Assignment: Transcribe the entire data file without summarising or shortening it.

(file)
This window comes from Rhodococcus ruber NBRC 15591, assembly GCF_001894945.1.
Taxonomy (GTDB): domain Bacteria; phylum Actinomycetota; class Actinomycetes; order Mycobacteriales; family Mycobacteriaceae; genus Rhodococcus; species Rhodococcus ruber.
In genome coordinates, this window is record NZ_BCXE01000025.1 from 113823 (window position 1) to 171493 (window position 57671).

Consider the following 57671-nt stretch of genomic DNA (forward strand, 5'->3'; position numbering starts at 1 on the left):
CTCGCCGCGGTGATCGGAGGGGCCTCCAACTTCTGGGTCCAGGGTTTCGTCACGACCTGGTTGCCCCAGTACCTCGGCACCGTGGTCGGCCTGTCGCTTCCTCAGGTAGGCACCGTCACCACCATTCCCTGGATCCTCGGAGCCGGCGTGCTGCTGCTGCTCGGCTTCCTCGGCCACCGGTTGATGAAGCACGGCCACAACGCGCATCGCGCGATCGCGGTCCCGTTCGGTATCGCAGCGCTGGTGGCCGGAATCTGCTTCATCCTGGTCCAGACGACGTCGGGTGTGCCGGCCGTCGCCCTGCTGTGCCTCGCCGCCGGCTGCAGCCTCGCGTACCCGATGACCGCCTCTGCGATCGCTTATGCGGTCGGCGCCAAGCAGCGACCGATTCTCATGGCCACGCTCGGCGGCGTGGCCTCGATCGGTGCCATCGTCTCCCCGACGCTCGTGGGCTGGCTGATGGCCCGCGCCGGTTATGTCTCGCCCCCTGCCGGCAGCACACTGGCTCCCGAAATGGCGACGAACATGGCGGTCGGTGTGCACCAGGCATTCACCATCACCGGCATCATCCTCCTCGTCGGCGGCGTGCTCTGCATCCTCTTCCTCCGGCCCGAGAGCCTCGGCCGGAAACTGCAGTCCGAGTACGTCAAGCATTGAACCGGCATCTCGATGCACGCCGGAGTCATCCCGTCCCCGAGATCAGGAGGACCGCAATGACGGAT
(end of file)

This window comes from Rhodococcus ruber NBRC 15591, assembly GCF_001894945.1.
Taxonomy (GTDB): domain Bacteria; phylum Actinomycetota; class Actinomycetes; order Mycobacteriales; family Mycobacteriaceae; genus Rhodococcus; species Rhodococcus ruber.
In genome coordinates, this window is record NZ_BCXE01000025.1 from 113823 (window position 1) to 171493 (window position 57671).

Consider the following 57671-nt stretch of genomic DNA (forward strand, 5'->3'; position numbering starts at 1 on the left):
CTCGCCGCGGTGATCGGAGGGGCCTCCAACTTCTGGGTCCAGGGTTTCGTCACGACCTGGTTGCCCCAGTACCTCGGCACCGTGGTCGGCCTGTCGCTTCCTCAGGTAGGCACCGTCACCACCATTCCCTGGATCCTCGGAGCCGGCGTGCTGCTGCTGCTCGGCTTCCTCGGCCACCGGTTGATGAAGCACGGCCACAACGCGCATCGCGCGATCGCGGTCCCGTTCGGTATCGCAGCGCTGGTGGCCGGAATCTGCTTCATCCTGGTCCAGACGACGTCGGGTGTGCCGGCCGTCGCCCTGCTGTGCCTCGCCGCCGGCTGCAGCCTCGCGTACCCGATGACCGCCTCTGCGATCGCTTATGCGGTCGGCGCCAAGCAGCGACCGATTCTCATGGCCACGCTCGGCGGCGTGGCCTCGATCGGTGCCATCGTCTCCCCGACGCTCGTGGGCTGGCTGATGGCCCGCGCCGGTTATGTCTCGCCCCCTGCCGGCAGCACACTGGCTCCCGAAATGGCGACGAACATGGCGGTCGGTGTGCACCAGGCATTCACCATCACCGGCATCATCCTCCTCGTCGGCGGCGTGCTCTGCATCCTCTTCCTCCGGCCCGAGAGCCTCGGCCGGAAACTGCAGTCCGAGTACGTCAAGCATTGAACCGGCATCTCGATGCACGCCGGAGTCATCCCGTCCCCGAGATCAGGAGGACCGCAATGACGGAT